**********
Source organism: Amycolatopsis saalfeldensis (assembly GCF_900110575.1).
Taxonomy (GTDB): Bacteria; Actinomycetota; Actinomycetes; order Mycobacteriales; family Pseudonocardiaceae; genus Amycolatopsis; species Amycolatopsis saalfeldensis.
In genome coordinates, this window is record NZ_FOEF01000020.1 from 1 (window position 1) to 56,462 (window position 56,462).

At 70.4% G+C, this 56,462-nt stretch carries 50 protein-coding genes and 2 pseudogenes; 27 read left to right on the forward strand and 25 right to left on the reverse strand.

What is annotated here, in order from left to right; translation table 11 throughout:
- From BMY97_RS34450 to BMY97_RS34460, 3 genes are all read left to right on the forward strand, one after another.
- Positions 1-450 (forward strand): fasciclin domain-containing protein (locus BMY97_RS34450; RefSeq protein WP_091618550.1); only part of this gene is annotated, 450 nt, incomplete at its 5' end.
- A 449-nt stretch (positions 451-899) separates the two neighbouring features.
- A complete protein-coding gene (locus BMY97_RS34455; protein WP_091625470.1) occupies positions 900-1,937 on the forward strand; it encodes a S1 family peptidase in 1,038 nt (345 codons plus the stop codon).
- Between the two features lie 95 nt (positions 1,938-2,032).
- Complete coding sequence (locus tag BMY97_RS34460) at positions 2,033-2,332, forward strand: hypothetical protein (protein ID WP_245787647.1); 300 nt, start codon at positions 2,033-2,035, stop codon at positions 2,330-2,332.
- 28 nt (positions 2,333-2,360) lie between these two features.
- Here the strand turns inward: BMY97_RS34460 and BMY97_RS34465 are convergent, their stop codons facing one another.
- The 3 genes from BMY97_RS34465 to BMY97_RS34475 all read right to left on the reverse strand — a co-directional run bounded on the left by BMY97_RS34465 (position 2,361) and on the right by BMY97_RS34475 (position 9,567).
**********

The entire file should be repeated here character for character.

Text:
Source organism: Amycolatopsis saalfeldensis (assembly GCF_900110575.1).
Taxonomy (GTDB): Bacteria; Actinomycetota; Actinomycetes; order Mycobacteriales; family Pseudonocardiaceae; genus Amycolatopsis; species Amycolatopsis saalfeldensis.
In genome coordinates, this window is record NZ_FOEF01000020.1 from 1 (window position 1) to 56,462 (window position 56,462).

At 70.4% G+C, this 56,462-nt stretch carries 50 protein-coding genes and 2 pseudogenes; 27 read left to right on the forward strand and 25 right to left on the reverse strand.

What is annotated here, in order from left to right; translation table 11 throughout:
- From BMY97_RS34450 to BMY97_RS34460, 3 genes are all read left to right on the forward strand, one after another.
- Positions 1-450 (forward strand): fasciclin domain-containing protein (locus BMY97_RS34450; RefSeq protein WP_091618550.1); only part of this gene is annotated, 450 nt, incomplete at its 5' end.
- A 449-nt stretch (positions 451-899) separates the two neighbouring features.
- A complete protein-coding gene (locus BMY97_RS34455; protein WP_091625470.1) occupies positions 900-1,937 on the forward strand; it encodes a S1 family peptidase in 1,038 nt (345 codons plus the stop codon).
- Between the two features lie 95 nt (positions 1,938-2,032).
- Complete coding sequence (locus tag BMY97_RS34460) at positions 2,033-2,332, forward strand: hypothetical protein (protein ID WP_245787647.1); 300 nt, start codon at positions 2,033-2,035, stop codon at positions 2,330-2,332.
- 28 nt (positions 2,333-2,360) lie between these two features.
- Here the strand turns inward: BMY97_RS34460 and BMY97_RS34465 are convergent, their stop codons facing one another.
- The 3 genes from BMY97_RS34465 to BMY97_RS34475 all read right to left on the reverse strand — a co-directional run bounded on the left by BMY97_RS34465 (position 2,361) and on the right by BMY97_RS34475 (position 9,567).